If you've ever visited Israel, then you can vouch that one of the most fantastic ways to start the day is with an Israeli breakfast. What started as kibbutz fare (collective living and dining made a big breakfast spread with lots of variety make lots of sense) has turned into a common -- and well-loved -- fixture in Israeli hotels and restaurants.
When it comes to entertaining, it's also an ideal change-up from the standard bagels and lox brunch. Even if you're just grabbing a nowhere-near-as-elaborate breakfast on the go, it's great inspiration for those days when you want something more exciting than cereal or an egg. After all, hummus, cucumbers, and tomatoes in a pita may not be a full-on vacation-style breakfast, but it's a great way to fuel up in the morning.
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Hummus -- that much loved, humble chickpea dip -- is a vital part of the cuisine throughout the Middle East. In Israel, where it's served at breakfast, lunch, dinner, and snack times, it's practically iconic.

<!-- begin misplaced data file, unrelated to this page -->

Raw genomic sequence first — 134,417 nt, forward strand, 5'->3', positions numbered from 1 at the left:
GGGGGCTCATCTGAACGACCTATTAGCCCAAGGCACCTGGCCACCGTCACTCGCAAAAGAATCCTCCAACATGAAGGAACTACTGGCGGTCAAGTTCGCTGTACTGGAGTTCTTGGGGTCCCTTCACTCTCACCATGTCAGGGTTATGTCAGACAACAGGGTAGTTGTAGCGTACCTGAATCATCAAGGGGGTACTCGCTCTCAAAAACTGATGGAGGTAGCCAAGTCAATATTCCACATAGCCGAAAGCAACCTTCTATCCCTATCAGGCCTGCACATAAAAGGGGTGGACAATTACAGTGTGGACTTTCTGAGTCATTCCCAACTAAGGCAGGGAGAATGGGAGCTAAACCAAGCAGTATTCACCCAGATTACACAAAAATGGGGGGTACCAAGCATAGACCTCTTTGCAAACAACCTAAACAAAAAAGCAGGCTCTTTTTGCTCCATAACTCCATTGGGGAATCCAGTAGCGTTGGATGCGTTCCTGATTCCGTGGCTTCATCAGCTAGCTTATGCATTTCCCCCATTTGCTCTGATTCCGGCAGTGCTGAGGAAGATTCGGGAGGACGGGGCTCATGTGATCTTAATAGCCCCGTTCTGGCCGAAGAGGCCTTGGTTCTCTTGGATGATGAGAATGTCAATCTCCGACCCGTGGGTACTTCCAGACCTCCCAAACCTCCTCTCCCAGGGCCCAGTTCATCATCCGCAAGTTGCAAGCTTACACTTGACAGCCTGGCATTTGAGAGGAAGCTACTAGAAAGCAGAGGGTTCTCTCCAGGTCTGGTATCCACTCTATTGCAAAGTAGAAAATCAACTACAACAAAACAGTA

Nowadays, you can find tubs of hummus in supermarkets worldwide, in all sorts of flavors. But nothing beats homemade hummus, and once you get the hang of the basic recipe, you can tweak it to get exactly the texture and flavor you desire. There are probably as many hummus recipes as there are people who make it, but Giora Shimoni's version is a typical example of classic Israeli-style hummus.
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Giora Shimon's recipe for Israeli Pita Bread makes it easy to enjoy your own fresh pita breads (pitot in Hebrew) warm from the oven. If you want to make them ahead, you can store them in the freezer so they stay fresh, then warm them up before serving.
Pita, by the way, isn't the only bread you'll find in a typical spread. Rolls, multigrain breads, challah, and bagels are all popular choices, too.
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This chopped tomato and cucumber salad is so iconic of Israeli cuisine that it has been dubbed "Israeli Salad," and shows up on the table any time of day -- breakfast included. It's virtually impossible to imagine stuffing a falafel sandwich or enjoying some freshly baked pita and hummus without it.